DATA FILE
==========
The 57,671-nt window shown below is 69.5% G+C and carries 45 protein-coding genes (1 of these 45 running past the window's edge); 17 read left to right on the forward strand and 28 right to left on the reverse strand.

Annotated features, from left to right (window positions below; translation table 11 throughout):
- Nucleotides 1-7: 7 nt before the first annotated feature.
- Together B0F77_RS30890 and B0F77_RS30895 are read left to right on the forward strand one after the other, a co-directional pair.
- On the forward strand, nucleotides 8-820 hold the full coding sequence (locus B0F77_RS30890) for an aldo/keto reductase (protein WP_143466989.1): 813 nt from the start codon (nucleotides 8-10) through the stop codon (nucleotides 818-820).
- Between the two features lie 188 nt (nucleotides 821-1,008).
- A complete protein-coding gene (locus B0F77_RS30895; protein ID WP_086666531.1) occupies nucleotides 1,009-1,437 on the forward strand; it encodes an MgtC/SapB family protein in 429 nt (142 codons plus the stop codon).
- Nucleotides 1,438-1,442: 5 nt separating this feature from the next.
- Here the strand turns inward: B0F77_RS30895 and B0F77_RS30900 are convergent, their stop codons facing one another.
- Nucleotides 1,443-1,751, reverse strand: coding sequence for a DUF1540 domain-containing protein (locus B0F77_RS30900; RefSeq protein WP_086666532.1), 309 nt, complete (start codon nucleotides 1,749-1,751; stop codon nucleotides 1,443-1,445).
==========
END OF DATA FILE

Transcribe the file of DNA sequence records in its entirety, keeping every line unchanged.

The 57,671-nt window shown below is 69.5% G+C and carries 45 protein-coding genes (1 of these 45 running past the window's edge); 17 read left to right on the forward strand and 28 right to left on the reverse strand.

Annotated features, from left to right (window positions below; translation table 11 throughout):
- Nucleotides 1-7: 7 nt before the first annotated feature.
- Together B0F77_RS30890 and B0F77_RS30895 are read left to right on the forward strand one after the other, a co-directional pair.
- On the forward strand, nucleotides 8-820 hold the full coding sequence (locus B0F77_RS30890) for an aldo/keto reductase (protein WP_143466989.1): 813 nt from the start codon (nucleotides 8-10) through the stop codon (nucleotides 818-820).
- Between the two features lie 188 nt (nucleotides 821-1,008).
- A complete protein-coding gene (locus B0F77_RS30895; protein ID WP_086666531.1) occupies nucleotides 1,009-1,437 on the forward strand; it encodes an MgtC/SapB family protein in 429 nt (142 codons plus the stop codon).
- Nucleotides 1,438-1,442: 5 nt separating this feature from the next.
- Here the strand turns inward: B0F77_RS30895 and B0F77_RS30900 are convergent, their stop codons facing one another.
- Nucleotides 1,443-1,751, reverse strand: coding sequence for a DUF1540 domain-containing protein (locus B0F77_RS30900; RefSeq protein WP_086666532.1), 309 nt, complete (start codon nucleotides 1,749-1,751; stop codon nucleotides 1,443-1,445).